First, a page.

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While I am not for mass culture US style, with yet another Home Depot, Starbucks, Walgreens, McDonalds' constellation every few blocks - do we need to mourn the loss of these storefronts? Many if not most of them were not very charming in my opinion, but there is always someone that will disagree with you.

Maybe there is some middle ground to save these businesses without saving this overwrought nostalgia for the crumbling storefront. Change is inevitable - both good and bad change - we have to collectively pick-and-choose what is worth saving, without strangling what I hope will this time be a positive change.
 

parvus

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There used to be a nice Goodwill ( where the Bamboo went in, in the early '80's, I think ), the Marxist-Leninists ( or was it the Trots? ) had their HQ in a tiny space next to the old Rivoli, and Stork's chicken slaughterhouse was still in business on Queen when I was at art school. At least Malabar, tucked away on McCaul, remains.
Trots (Spartacist League I think, not the Socialist Workers folks).

The M-Lers were at Palmerston and Bloor, before moving to College and Ossington. The CPers were at Av and Dav (at least the bookshop was; saw Milton Acorn reading there once), before moving to College and Huron, round the corner from Tim Buck-Norman Bethune House. And the En lutte folks were at Crawford and Bloor.

Now to bookstores on Queen: Remember Abelard and About and Gail Williams? (NW corner @ McCaul) and David Mason and Edwards and Village Books — all in the 1980s between University and Spadina?
 

Ahab

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I recall concerns raised about retail chain stores taking over the street at least 10 years ago. Queen St. from University to Spadina may as well be Any St. in Any Town, North America now. It feels more like an outdoor version of the Eaton Centre than a street where you can go and find unique shops and restaurants. While some old shops still remain, it's really a matter of time before they're replaced by another chain store. What surprises me is that, compared to Queen St., Yonge St. seems completely immune to change (aside from Yonge and Dundas of course).
 

299 bloor call control.

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The change on Yonge is often in the restaurants... for a while we had 1000 sushi joints, they all shut down, then we got 1000 thai joints, which shut down, then we got 1000 jerk joints, which shut down, and now we have 1000 shrawma places... until the next food fad sweeps the city
 

junctionist

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There's plenty more Queen West where that came from. Seriously, go west and there are lots of currently boring storefronts (appliance repair often) and dilapidated yet graceful blocks. Everyone assumes that it will keep going west, and why wouldn't that happen? That is unless slum apartments in midtown locations become the next exciting location for indie artists, but even in that case, Parkdale is right there.
 

unimaginative2

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I recall concerns raised about retail chain stores taking over the street at least 10 years ago. Queen St. from University to Spadina may as well be Any St. in Any Town, North America now. It feels more like an outdoor version of the Eaton Centre than a street where you can go and find unique shops and restaurants. While some old shops still remain, it's really a matter of time before they're replaced by another chain store.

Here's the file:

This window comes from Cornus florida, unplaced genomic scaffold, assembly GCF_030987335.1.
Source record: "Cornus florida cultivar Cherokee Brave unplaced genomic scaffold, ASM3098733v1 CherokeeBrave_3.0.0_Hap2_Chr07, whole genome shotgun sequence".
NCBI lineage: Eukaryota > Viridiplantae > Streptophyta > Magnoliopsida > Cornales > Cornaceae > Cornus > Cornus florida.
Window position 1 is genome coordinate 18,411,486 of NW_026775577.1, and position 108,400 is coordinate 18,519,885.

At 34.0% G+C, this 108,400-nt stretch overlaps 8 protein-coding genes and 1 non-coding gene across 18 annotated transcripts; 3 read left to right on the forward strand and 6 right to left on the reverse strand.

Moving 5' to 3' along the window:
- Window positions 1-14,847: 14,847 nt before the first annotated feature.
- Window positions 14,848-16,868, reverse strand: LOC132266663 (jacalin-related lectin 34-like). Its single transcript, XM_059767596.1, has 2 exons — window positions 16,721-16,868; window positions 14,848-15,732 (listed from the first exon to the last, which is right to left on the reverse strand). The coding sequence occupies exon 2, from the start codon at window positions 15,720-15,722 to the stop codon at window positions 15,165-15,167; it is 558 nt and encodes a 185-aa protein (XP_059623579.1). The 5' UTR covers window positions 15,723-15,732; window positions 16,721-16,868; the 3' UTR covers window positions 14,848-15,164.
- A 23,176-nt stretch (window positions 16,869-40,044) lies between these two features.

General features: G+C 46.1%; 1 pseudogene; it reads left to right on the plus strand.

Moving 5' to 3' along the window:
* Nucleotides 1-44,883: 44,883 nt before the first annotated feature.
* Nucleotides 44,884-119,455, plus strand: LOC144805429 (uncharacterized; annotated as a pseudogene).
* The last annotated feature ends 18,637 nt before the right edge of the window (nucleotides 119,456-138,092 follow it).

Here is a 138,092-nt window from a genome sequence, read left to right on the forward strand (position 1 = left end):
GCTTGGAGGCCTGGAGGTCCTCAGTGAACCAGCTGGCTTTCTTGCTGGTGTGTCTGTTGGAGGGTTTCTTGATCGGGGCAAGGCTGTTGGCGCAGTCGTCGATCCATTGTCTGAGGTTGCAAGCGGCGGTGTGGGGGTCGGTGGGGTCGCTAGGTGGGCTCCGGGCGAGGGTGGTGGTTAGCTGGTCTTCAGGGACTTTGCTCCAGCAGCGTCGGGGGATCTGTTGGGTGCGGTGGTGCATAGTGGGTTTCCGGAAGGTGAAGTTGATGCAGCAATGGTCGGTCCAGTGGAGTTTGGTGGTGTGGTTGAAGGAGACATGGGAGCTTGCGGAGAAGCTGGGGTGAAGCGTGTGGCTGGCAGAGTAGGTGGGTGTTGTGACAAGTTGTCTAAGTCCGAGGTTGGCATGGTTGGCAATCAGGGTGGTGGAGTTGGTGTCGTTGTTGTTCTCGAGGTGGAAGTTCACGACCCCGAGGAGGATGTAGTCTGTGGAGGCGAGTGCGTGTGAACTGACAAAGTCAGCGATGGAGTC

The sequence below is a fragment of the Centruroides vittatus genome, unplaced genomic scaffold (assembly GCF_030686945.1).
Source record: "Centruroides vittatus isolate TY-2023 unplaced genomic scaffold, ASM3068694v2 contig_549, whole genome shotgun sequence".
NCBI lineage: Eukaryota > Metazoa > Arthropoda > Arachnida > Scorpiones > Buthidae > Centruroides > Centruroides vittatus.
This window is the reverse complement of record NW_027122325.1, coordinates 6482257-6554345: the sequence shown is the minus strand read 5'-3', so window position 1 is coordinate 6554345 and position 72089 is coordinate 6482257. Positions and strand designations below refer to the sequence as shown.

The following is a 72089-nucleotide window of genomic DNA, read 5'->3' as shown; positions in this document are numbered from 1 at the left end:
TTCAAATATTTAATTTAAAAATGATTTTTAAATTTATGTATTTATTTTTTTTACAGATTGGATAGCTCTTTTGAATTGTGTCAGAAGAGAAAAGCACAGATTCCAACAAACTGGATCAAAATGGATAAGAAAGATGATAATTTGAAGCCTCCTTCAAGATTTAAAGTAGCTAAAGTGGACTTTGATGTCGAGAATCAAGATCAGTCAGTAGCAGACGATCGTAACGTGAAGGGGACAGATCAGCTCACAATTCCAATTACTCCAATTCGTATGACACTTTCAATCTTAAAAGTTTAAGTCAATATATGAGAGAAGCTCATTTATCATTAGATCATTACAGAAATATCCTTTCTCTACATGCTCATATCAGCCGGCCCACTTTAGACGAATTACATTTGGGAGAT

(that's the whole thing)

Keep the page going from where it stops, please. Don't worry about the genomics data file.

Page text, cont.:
That's a bit of an exaggeration. Queen from University to Spadina may have some chain stores, but it still has many unique, if somewhat expensive, local stores that are doing quite well.
 

Jarrek

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The change on Yonge is often in the restaurants... for a while we had 1000 sushi joints, they all shut down, then we got 1000 thai joints, which shut down, then we got 1000 jerk joints, which shut down, and now we have 1000 shrawma places... until the next food fad sweeps the city

So true. And before the sushi it was Chinese.

I wonder when Ukrainian Food - Pyrohy, Borscht and Cabbage Rolls will get their due.

:D
 

urbandreamer

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^Well Queen West between bathurst and niagara used to be Ukrainian central. Less than 10 years ago your food could easily be found around some dives. Even today, a few remnants remain (Ukrainian Baptist Kirk--always wondered what that grey grim looking building looked like inside.)

If you're into Ukrainian/Russian food, check out bloor west.

Maybe the next big food trend will be Iraqi food? Or Peruvian?
 

CDL.TO

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I can think of hundreds of streets in cities and towns across North America which are full of local independent stores (with a few banks mixed in at the primary intersection(s)). Now, for outdoor streets full of medium-and-high-end chain retailers that would normally be found in a mall mixed healthily with high-quality independent restaurants and stores I can think of very few (are there ANY chain restaurants on Queen West that aren't fast food?). Maybe one or two streets tops in each large city if that. Coexistence isn't very common.

Sure it's almost an outdoor shopping mall, but Queen West is now unique in Toronto. Without the high-quality chain stores it would be any other street in downtown Toronto and if I need to shop at a chain store I'd rather go there than the Eaton Centre any day of the week. It brings people downtown for a different shopping experience and once they get used to it they move on to those other nabes like West Queen West or College Street or Spadina or the Annex that they never would have otherwise. I'd bet dollars for donuts that Jane Jacobs was a huge fan of Queen West.

Even if you have no desire to go there, it's a great asset to the city. Is it any coincidence that the progression of Queen West has coincided almost perfectly with the progression of downtown?